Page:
Gretchen had learned that Reign, one of her students, couldn't attend today's graduation because he was "in the box." After a few inquiries, she learned that this was because supposedly "bomb making instructions" had been found in his cell. But in the zero-tolerance environment of a prison run by suspicious anti-intellectual guards, this might only mean he'd been caught with a novel containing a description of a bomb as part of its prose. "Do you have any way of getting information from Reign?" Gretchen asked. "Oh, there's ways," said one of her former students, a massive hulk named Powerful. They'd even somehow gotten word about the time Gretchen had asked a guard if it would be okay to bring a cake in for her prisoner students. (That guard had taken such offense that anyone would ever want to do anything nice for a bunch of convicts that he had vindictively searched Gretchen's stuff as she was leaving, a breach of protocol.)
For the prisoners, today was an extra-special occasion. Though it seemed flavorless to me, for them the food was gourmet. Their children were running around underfoot, they could hug their wives and parents, and they could mingle freely with ordinary civilians. But eventually the guards announced that the civilians would have to depart. After many rounds of final the populations were separated and we were escorted to the outside. As we passed the various checkpoints we were repeatedly counted and our bracelets and hand stamps were examined. But there were no more metal detectors or intrusive inspections.
Later this afternoon, as soon as people could make the 45 mile drive, there was a party for Bard Prison Initiative people at a professor's rambling farmhouse in rural Staatsburg, some miles southeast of Rhinebeck. We (this time with Sharon) headed out to the party about an hour after returning home from the prison.
What a place! They had a permanent ruby-slipper-red bar in the living room and what might have been a functional jukebox. In another room, a hot woodstove kept out the arctic chill and various delicious finger foods could be sampled. And then, in another room, was a fully-catered meal featuring several deep aluminum trays filled with pork, chicken, or dayglow yellow cous cous. Most of the overheard conversation was in that incomprehensible collegiate lingo I'd suffered through on the drive to the prison. Sharon and I knew enough to just nod our heads and grunt at the right times. As long as we had a plastic cup full of wine we were content.
The house's cat, a grey striped tabby named Squiggles, proved unusually social, mingling in the crowd, and stretching out in the middle of pedestrian traffic on the floor. The cat would try to get eye contact with each approaching partier and would flee if she failed to get it. Where this strategy failed was when people came up from behind Squiggles, often failing to see her and tripping over her.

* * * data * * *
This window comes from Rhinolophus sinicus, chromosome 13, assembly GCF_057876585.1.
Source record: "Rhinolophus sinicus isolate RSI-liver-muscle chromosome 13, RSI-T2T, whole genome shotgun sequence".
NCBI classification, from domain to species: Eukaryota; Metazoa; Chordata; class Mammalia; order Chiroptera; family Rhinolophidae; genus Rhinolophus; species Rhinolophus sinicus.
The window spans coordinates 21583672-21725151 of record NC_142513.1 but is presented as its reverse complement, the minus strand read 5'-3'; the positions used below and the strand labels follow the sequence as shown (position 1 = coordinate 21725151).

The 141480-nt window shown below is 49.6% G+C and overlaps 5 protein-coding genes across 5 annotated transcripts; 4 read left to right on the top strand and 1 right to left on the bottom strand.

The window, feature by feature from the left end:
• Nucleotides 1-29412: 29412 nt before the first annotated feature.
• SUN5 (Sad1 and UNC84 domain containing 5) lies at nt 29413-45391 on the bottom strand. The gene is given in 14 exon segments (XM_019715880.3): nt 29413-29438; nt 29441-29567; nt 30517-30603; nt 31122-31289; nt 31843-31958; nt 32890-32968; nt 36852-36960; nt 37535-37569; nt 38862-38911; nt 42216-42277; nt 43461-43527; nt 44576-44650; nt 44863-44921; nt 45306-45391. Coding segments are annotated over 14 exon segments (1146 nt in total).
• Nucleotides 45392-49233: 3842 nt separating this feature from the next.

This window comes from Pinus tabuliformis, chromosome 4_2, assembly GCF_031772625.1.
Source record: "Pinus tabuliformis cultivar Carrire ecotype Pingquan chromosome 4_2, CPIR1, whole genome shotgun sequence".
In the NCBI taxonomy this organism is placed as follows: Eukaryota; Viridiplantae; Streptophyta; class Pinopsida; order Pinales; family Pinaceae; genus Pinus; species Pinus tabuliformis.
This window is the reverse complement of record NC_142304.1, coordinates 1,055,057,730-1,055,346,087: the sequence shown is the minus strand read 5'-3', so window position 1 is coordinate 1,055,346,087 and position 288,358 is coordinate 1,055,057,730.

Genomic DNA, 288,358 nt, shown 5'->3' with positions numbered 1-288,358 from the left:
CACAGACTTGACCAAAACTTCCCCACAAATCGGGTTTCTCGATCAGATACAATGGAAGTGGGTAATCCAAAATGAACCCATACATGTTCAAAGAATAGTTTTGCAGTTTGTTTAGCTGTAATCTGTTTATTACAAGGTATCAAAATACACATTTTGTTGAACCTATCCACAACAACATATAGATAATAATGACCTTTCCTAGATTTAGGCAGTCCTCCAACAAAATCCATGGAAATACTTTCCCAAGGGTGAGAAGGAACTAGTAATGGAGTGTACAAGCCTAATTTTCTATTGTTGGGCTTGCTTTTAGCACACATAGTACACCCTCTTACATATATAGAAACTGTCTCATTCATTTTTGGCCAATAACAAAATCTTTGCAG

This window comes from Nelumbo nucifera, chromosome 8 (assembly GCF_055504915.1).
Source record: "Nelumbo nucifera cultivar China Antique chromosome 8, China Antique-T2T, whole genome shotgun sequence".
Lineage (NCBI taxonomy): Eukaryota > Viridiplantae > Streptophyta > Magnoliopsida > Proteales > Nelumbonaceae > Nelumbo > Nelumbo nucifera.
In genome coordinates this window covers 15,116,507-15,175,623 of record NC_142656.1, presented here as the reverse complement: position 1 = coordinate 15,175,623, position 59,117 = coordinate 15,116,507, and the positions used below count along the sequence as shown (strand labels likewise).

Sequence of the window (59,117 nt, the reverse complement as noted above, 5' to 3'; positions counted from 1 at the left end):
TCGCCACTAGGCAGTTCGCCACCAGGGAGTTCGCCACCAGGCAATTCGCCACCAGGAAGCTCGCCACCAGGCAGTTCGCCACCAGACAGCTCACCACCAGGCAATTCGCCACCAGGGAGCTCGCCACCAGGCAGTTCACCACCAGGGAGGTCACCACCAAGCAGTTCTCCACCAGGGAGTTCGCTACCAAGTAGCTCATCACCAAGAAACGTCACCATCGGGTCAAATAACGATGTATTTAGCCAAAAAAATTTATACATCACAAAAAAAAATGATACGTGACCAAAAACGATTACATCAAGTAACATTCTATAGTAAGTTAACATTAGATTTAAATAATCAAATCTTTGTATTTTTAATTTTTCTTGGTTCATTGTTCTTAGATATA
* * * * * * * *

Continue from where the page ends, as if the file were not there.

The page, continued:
There also at least one toddler at he party. He needed his diapers changed at some point and his changing room happened to be in the room we were hanging out in. I don't care how good the food is, it doesn't go well with whatever that fragrance is that is applied to children when their diapers are changed. Later that same child could be seen sleeping on a couch in the same room as the glittery red bar.
At some point Gretchen set a modest goal for the evening: to get Doug to meet M@x K3nn3r, the Prison Initiative wunderkind whose name sounds like that of a super hero. But once that had happened and we were gearing up to leave, M@x told Gretchen that he needed her for something. That something turned out to be tequila shots, and (as we'd learned earlier today), once M@x decides he wants you to do something, you're going to do it. This might have been the first time Gretchen did tequila since some bad experience back in college. She was surprised by how pleasant it ended up being.
Somehow I ended up wearing M@x's tie, which his mother had made him and which he'd given to Gretchen to convince her to stay. I found myself hanging out with Doug and Sharon and an unknown woman on a couch, talking about how we knew (or didn't know) the person throwing the party. We said that we were there with Gretchen and that we were waiting for Gretchen to finish her networking. In an effort to convey who Gretchen was, Doug described her as wearing a patterned dress and having "large breasts." "But they're completely wasted on me," I overshared, "I'm not a breast man."
By now Doug and I had moved on to Scotch and we started wondering who among us was sober enough to drive. When Gretchen said that, owing to the tequila, she was sure she wasn't, I initiated a crash program to sober up. This involved many glasses of water drunk quickly. At some point Gretchen arbitrarily decided I'd be sober enough to drive once I'd urinated. It was a "line in the snow" that I crossed soon thereafter, literally. (I pissed that final glass of water into the snow out in the back.)
Once we made it home, everyone agreed that I had driven exceptionally well. Gretchen actually thought that I'd driven better than the way I do when absolutely sober.